Hairy Hippo

Hairy Hippo Homewares

Logo

Welcome to Hairy Hippo Homewares! We specialize in unusual, eclectic homewares that are hard to find anywhere else. Have a browse through our products, and have fun!

Master Mobile Web Apps with jQuery Mobile 14
As you can see, the site’s home page is essentially a standard HTML page. The nice thing about jQuery Mobile is that you can create your mobile pages using regular HTML and a few additional attributes — no JavaScript coding required! There are, however, a few differences compared to a regular HTML document. For one thing, we’ve included the viewport meta tag, as well as the jQuery Mobile theme CSS file, the jQuery script and the jQuery Mobile script, in the document’s head section. See “Installing jQuery Mobile” in Chapter 1 for more info on using the viewport meta tag and the jQuery Mobile CSS and JavaScript files. What’s more, we’ve wrapped the page content in a special div with an attribute of data-role="page", and given it an id of "home" so that we can refer to it later. This technique lets us create multiple mobile “pages” within a single HTML document, as we’ll see in a moment. Within the data-role="page" div, we’ve created further divs for the page header (data-role="header"), content area (data-role="content"), and page footer (data-role="footer"). The header contains the page title; the content area contains the site name, logo and intro text; and the footer contains a navigation bar with links to all three pages of the site. You’ll find all the image files for the tutorial, along with the tutorial code files, inside the code zip file that came with the book. Master Mobile Web Apps with jQuery Mobile 15 Let’s take a closer look at the footer. We’ve added data-position="fixed" to the footer div. This ensures that the footer will always float into view when the user scrolls the page. Within the footer, we’ve created a data-role="navbar" div. A navbar is a special jQuery Mobile widget that lets you create a row of buttons in a header or footer bar. We’ve also made the navbar persist across all pages of the site by giving the footer div a data-id="nav" attribute. This means that the navbar will stay put while new pages slide into view. We’ll see how this works later. Within the navbar, we’ve created a list of links to the three site pages. jQuery Mobile automatically styles these links as buttons, since they’re inside the navbar. The first link has a class of ui-btn-active, which gives it a blue highlight, as well as a ui-state-persist class, which ensures that the highlight remains when the user returns to the home page. Don’t worry too much about the nitty-gritty of the various divs and attributes in this tutorial. All will be revealed in Part II of the book. Creating the Products Page Now that we’ve built our site home page, we’re ready to create our products page. This will consist of: • A list of two product categories: “Lamps” and “Kitchen Equipment” • A list of products — with thumbnail images — inside each category • The same footer navigation bar as the home page, with the Products item highlighted Figure 2-2 shows the products page in action. Master Mobile Web Apps with jQuery Mobile 16 Figure 2-2: The Hairy Hippo products page containing a nested list view (left), and one of the nested lists (right). jQuery Mobile has a nice feature that lets you embed several “pages” within a single HTML page, just by creating additional data-role="page" divs. Each data-role="page" div should have its own unique id attribute so that you can link to it. So let’s add our products page as a new data-role="page" div within our existing index.html document:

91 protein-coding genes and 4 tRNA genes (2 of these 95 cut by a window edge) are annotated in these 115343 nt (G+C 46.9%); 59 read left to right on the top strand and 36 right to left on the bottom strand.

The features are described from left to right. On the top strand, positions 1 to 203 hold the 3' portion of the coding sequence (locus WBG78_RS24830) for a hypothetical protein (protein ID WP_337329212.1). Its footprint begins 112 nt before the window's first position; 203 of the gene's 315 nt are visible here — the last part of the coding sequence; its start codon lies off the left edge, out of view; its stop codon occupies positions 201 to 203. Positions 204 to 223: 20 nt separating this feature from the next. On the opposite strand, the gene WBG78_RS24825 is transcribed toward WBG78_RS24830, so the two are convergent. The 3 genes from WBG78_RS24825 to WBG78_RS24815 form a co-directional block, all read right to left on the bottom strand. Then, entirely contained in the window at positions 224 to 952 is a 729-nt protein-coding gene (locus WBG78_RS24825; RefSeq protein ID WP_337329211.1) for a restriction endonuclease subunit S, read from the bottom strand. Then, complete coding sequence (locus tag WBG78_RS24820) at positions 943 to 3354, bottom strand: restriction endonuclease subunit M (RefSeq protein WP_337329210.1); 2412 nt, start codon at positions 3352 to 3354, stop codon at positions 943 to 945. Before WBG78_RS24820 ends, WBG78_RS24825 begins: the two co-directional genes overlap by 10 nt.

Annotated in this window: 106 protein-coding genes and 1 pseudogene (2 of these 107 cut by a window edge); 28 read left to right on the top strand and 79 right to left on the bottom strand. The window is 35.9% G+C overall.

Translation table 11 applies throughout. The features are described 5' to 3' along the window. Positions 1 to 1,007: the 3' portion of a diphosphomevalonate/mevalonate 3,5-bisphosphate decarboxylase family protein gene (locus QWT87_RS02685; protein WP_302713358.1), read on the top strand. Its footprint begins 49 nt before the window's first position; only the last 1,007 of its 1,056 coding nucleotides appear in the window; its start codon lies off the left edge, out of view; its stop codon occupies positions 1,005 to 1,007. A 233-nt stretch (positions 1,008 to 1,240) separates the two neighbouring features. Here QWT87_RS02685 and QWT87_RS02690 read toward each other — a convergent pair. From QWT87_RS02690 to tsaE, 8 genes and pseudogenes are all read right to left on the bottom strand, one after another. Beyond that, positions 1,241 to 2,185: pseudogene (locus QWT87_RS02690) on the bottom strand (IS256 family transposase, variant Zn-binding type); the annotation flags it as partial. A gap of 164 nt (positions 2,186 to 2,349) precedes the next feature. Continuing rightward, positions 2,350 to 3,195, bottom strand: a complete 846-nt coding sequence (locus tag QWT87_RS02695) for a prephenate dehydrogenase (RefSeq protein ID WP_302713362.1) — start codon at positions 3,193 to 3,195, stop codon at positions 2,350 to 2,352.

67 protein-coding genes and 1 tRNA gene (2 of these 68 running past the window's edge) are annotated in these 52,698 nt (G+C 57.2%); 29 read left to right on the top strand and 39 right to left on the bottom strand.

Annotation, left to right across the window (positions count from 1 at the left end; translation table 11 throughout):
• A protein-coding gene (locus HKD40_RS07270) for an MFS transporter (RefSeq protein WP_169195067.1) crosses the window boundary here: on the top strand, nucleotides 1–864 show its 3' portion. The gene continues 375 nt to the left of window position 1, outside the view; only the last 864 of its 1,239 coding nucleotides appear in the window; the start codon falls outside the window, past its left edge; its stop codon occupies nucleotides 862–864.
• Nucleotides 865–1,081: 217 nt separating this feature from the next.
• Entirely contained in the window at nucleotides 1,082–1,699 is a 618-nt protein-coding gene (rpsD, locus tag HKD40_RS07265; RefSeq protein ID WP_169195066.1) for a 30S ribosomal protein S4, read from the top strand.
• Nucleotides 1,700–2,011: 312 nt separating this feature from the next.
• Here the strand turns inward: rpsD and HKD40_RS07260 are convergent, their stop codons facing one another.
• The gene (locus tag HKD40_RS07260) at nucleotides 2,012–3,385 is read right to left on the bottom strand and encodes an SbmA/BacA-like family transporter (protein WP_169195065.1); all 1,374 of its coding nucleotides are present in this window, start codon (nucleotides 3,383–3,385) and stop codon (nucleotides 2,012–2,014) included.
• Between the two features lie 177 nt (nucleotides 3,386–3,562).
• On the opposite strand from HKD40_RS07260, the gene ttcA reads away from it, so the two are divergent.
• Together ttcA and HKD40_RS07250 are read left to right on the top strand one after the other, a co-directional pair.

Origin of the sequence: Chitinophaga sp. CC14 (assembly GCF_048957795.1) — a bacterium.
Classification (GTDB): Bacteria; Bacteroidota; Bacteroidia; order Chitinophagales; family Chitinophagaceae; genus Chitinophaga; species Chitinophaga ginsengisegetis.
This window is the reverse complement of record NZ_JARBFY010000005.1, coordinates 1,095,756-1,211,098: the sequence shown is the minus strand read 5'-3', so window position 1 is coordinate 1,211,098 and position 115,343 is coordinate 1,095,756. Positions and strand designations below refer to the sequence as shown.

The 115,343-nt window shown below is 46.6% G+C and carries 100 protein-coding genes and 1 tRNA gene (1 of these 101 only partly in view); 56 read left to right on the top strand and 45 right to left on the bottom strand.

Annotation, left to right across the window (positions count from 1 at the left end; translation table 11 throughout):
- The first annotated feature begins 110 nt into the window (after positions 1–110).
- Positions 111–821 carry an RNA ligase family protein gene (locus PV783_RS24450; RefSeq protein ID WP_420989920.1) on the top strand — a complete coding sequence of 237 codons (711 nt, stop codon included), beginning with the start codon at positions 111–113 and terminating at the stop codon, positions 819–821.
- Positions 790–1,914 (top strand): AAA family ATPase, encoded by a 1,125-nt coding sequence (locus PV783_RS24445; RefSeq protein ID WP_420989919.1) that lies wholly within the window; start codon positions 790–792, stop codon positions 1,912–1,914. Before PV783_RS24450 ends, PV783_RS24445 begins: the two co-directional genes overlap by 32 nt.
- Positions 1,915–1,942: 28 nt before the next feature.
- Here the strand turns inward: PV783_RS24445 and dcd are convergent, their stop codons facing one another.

Products

  • Lamps
    • Moon Globe Lamp Master Mobile Web Apps with jQuery Mobile 17

      Moon Globe Lamp

      Creates a beautiful, relaxing light.

    • Glowing Santa of Cheer

      Glowing Santa of Cheer

      Ho ho ho!

    • Fabulous Fairy Lights

      Fabulous Fairy Lights

      Add a magical touch to any home.

  • Kitchen Equipment
    • Magic   Milk Pan

      Magic Milk Pan

      Boils milk without boiling over!

    • Classy   Cafetière

      Classy Cafetière

      Beautiful, simple, and extra strong.

    • Elegance Whisky Glasses

      Elegance Whisky Glasses

      Sample your favorite tipple in style!

    • Master Mobile Web Apps with jQuery Mobile 18